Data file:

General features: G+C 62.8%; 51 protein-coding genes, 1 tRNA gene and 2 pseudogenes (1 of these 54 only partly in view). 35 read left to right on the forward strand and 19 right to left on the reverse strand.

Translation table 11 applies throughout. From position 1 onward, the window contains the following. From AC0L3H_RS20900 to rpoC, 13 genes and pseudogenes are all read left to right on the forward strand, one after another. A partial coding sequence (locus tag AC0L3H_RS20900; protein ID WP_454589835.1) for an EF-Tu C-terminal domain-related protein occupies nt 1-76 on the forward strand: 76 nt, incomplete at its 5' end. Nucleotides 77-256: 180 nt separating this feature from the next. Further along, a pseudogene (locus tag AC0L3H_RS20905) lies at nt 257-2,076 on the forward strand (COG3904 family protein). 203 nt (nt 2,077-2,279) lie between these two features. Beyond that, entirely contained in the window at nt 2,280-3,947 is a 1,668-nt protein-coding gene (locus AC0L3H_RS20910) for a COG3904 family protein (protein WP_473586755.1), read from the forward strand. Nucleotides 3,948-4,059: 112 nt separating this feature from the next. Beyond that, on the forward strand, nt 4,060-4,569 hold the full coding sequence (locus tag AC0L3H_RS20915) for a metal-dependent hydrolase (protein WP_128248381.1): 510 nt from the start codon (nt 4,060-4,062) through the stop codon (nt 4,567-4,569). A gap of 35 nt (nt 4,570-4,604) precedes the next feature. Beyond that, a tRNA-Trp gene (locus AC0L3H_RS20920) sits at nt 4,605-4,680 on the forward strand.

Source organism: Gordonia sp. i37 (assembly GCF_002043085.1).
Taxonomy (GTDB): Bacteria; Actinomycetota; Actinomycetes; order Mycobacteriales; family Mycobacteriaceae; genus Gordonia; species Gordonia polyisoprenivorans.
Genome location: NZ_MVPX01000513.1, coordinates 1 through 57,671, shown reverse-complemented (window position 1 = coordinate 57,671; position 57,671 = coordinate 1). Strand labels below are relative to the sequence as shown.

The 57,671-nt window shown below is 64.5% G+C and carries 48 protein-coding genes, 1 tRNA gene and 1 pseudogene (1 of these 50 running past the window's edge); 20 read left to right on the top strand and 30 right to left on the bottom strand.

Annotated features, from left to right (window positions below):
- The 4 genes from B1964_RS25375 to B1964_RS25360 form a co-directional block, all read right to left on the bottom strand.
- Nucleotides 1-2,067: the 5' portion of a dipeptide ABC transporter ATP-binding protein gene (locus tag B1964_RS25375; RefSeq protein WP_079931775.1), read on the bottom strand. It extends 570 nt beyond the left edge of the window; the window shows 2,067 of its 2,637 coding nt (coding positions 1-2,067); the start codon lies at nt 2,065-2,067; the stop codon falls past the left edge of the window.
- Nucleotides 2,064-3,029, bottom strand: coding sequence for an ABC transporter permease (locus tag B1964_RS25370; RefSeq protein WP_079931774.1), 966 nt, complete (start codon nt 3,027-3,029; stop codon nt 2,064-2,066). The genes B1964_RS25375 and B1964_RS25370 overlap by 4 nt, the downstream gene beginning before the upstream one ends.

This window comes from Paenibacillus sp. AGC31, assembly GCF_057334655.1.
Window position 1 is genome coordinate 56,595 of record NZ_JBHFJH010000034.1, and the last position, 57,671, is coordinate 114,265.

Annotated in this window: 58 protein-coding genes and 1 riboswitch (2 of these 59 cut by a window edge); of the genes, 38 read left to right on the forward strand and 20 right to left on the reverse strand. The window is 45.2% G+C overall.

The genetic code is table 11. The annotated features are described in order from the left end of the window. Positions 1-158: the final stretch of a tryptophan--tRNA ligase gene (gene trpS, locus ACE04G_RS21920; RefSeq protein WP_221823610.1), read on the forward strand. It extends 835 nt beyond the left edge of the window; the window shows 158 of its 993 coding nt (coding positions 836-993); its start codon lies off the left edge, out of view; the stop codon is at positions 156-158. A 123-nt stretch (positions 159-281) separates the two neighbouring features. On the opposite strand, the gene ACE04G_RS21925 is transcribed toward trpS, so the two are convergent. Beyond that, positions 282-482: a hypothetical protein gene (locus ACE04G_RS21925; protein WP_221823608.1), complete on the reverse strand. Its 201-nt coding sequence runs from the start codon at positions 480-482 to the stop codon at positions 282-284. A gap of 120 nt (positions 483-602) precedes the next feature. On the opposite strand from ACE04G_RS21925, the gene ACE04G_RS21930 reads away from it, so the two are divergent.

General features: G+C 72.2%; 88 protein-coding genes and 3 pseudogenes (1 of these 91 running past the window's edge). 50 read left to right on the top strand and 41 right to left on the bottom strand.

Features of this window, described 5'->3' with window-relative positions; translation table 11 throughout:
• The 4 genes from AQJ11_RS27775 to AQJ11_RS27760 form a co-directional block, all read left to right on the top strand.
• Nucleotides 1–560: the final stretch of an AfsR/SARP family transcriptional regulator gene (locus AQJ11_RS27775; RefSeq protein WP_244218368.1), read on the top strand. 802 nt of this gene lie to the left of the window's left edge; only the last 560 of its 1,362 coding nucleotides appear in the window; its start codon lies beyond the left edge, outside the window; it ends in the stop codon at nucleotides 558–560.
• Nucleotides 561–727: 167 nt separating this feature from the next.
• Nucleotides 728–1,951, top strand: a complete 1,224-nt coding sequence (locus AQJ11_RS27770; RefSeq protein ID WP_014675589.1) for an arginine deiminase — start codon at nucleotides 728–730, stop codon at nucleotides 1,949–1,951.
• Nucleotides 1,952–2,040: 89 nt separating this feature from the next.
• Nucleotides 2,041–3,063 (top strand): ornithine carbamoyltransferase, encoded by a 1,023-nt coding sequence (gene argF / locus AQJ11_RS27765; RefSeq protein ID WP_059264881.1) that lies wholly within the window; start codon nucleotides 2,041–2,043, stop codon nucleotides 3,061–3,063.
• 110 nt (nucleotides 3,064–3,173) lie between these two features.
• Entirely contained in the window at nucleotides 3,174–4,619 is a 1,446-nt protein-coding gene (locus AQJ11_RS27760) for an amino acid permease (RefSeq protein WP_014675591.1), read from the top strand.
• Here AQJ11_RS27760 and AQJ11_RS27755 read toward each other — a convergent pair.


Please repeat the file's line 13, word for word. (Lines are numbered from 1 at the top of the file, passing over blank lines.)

Annotated in this window: 58 protein-coding genes and 1 riboswitch (2 of these 59 cut by a window edge); of the genes, 38 read left to right on the forward strand and 20 right to left on the reverse strand. The window is 45.2% G+C overall.